When the public hospitals, schools or Centrelink offices are in disarray and fail to provide a decent service to people, there are no market forces to make them accountable. The only way to hold the public sector accountable is to lobby the government, draw attention to the failure through the media, and hope that it will cause people to vote the other way. The government in power, if it wants to survive, attempts to remedy the problem to save face. But the only chance this can happen is if it risks losing a lot of popularity over the problem.

Take a private school. They have to compete against other private schools and public schools for your money. If they provide a bad service, you stop purchasing education from them. Instant accountability with no lobbying or media coverage needed. Take a private telecommunication carrier. if they overcharge you on your bill, or provide poor service - disconnect. The free market has mechanisms to reward the successful and punish the failures.

The libertarian ideal is where government runs the basic functions. When it screws up national security, police, law enforcement, or can't even provide very basic healthcare, the media will seize on it and people can take those few mistakes and use it to vote for someone more competent at the next election.

And thirdly, people should never doubt the ability of the free market to acheive grand outcomes. Personal computers, cars, medicine, space travel, television, internet, clothing, fashion, cinema, music, mobile phones and more. These things have come about because of the free market. Because entrepeneurs took risks and pursued goals that would profit themselves.

Recently, a friend told me that my way of thinking shows that I don't want to help the poor. I was told I want to stop government from helping those who need it. Actually, my thinking is to actually stop government from doing more damage and harming the poor. The only thing the government has done is create dependency and welfare traps. Government outlaws all jobs below the minimum wage and creates building regulations that price poor people out of the property market.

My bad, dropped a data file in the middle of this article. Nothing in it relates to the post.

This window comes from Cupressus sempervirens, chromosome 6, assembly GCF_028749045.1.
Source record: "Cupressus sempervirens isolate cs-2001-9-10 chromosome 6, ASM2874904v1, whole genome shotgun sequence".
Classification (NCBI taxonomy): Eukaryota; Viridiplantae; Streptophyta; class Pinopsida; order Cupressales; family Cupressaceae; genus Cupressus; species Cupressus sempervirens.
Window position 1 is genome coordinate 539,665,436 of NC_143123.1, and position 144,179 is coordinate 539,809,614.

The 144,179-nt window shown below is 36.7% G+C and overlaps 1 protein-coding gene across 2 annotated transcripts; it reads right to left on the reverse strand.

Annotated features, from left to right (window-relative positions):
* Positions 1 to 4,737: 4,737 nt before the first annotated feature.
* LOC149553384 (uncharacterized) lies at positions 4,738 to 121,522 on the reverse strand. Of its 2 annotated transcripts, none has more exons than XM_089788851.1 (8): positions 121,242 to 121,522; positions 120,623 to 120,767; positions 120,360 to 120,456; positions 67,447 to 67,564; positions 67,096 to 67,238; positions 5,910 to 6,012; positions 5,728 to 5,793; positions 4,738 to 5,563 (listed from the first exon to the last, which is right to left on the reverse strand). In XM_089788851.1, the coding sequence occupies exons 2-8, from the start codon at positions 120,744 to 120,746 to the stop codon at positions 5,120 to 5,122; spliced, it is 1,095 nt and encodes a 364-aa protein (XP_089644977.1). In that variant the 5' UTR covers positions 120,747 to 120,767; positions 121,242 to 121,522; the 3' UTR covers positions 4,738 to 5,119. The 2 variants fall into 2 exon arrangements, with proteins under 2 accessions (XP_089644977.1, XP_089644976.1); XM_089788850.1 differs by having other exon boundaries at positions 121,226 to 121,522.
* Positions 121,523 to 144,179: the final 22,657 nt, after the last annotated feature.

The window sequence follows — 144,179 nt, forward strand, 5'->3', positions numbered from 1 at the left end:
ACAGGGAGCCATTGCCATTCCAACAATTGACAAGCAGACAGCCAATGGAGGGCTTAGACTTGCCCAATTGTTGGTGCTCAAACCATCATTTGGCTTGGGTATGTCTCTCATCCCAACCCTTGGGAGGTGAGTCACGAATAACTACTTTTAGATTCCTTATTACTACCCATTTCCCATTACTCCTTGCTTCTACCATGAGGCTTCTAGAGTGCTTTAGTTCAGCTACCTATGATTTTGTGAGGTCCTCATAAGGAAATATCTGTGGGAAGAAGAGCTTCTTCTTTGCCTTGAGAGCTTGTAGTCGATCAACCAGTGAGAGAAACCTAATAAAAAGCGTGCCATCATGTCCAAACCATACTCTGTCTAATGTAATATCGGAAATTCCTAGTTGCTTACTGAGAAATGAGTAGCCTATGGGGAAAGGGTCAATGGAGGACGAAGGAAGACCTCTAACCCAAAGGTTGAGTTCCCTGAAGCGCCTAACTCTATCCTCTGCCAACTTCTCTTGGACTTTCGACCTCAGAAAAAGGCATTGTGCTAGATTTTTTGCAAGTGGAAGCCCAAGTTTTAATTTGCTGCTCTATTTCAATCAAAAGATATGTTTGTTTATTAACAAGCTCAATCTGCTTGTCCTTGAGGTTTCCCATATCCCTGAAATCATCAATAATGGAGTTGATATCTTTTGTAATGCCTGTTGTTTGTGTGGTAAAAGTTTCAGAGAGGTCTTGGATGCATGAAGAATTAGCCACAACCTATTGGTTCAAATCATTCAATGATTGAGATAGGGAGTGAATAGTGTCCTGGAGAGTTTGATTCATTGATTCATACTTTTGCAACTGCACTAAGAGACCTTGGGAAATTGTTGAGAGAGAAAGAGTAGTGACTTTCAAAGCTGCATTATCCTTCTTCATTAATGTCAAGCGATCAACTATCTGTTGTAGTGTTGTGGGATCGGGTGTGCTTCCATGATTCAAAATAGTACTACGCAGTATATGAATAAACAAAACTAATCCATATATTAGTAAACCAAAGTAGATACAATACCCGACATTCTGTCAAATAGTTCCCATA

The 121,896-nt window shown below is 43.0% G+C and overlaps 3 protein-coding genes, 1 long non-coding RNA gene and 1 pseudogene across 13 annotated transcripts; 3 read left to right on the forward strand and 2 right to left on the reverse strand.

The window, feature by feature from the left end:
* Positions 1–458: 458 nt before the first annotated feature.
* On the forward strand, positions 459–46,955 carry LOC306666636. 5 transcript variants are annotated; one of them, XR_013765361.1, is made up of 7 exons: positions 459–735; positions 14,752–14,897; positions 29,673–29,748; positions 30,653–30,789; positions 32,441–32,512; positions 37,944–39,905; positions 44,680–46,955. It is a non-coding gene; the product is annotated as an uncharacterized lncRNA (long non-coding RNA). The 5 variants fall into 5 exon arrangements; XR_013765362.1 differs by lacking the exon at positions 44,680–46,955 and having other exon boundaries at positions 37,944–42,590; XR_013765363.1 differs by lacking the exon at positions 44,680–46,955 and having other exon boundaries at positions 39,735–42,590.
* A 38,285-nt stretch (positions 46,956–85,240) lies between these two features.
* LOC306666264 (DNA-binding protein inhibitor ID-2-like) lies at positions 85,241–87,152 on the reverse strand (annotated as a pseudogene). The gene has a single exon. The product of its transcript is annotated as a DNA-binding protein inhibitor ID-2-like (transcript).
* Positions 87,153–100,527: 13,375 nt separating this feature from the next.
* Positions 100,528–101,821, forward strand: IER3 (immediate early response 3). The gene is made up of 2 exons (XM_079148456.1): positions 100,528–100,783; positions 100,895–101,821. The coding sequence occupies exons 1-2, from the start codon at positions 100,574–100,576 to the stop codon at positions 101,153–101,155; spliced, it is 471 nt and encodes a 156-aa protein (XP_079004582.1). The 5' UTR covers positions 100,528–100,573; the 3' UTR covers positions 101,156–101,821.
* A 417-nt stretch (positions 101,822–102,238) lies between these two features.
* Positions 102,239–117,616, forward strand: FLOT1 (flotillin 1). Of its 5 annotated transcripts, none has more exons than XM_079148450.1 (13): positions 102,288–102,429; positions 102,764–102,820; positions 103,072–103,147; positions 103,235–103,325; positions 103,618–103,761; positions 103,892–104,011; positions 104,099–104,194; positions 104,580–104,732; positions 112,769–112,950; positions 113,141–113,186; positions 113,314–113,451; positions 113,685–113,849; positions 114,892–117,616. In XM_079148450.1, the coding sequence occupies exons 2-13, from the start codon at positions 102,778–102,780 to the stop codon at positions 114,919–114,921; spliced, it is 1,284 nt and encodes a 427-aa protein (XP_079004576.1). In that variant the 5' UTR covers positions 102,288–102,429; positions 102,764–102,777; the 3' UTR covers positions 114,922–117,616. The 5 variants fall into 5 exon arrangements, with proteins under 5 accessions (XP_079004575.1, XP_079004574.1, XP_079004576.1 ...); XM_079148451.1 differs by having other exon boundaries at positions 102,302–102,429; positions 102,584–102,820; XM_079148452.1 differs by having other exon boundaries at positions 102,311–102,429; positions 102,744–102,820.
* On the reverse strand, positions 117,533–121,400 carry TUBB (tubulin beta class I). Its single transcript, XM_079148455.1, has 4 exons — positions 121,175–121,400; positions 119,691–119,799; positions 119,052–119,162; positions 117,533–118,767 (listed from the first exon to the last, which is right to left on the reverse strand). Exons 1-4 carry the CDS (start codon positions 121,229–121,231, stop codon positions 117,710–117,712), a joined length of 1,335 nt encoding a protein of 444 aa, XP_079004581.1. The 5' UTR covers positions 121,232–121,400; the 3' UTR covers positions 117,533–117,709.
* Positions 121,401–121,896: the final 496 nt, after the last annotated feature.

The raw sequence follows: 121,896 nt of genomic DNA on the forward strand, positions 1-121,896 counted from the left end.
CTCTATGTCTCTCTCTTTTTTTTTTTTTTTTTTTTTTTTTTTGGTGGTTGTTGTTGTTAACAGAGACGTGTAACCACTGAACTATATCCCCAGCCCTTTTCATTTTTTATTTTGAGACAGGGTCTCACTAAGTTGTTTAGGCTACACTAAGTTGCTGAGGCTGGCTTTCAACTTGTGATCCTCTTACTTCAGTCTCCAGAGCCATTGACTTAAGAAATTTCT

My understanding of economics gives me a very strong and unshaking belief in the free market, being something that is fueled by savings. Left-wing types think discussions about money are about greed, selfishness and materialism. But for me, money is just some arbitrary medium which can be exchanged for real resources. If people have more money, they can command more resources.

It can be used to employ others by buying goods and services off others. The theory that greedy fatcats store all the wealth under their mattresses is not realistic. Rich people spend more on food, cars, clothes, property, service, medicine, travel. This goes towards other people.

Wealth spreads itself out in a free market. Producing the first automobile ever took a lot of research and development. Once it was made, it was very economical to mass-produce it and the dream of car ownership has now been realised by billions of people.

The more wealth there is, the better society is. Hundreds of years ago, no matter what system of government, there was widespread poverty and very little wealth. The reason that so many people live well nowadays is because so much wealth is generated in free-market modern economies. Call it indirect if you want, but don't underestimate its impact.

And the free market often helps the needy in direct. Look at how many billion dollars of voluntary aid was raised after the boxing day Tsunami! Much more than governments donated.

On a final note, the last century has shown what happens when governments try to eliminate inequality AND control everything. Communism has brought about widespread famine, poverty and despair whilst killing millions. Ludwig von Mises correctly predicted that communism would fail because it would only succeed in destroying wealth... everyone is equal, because everyone is poor (except for the privileged few who had party connections).

Yet on the other hand, the wealthiest countries in the world are the most free.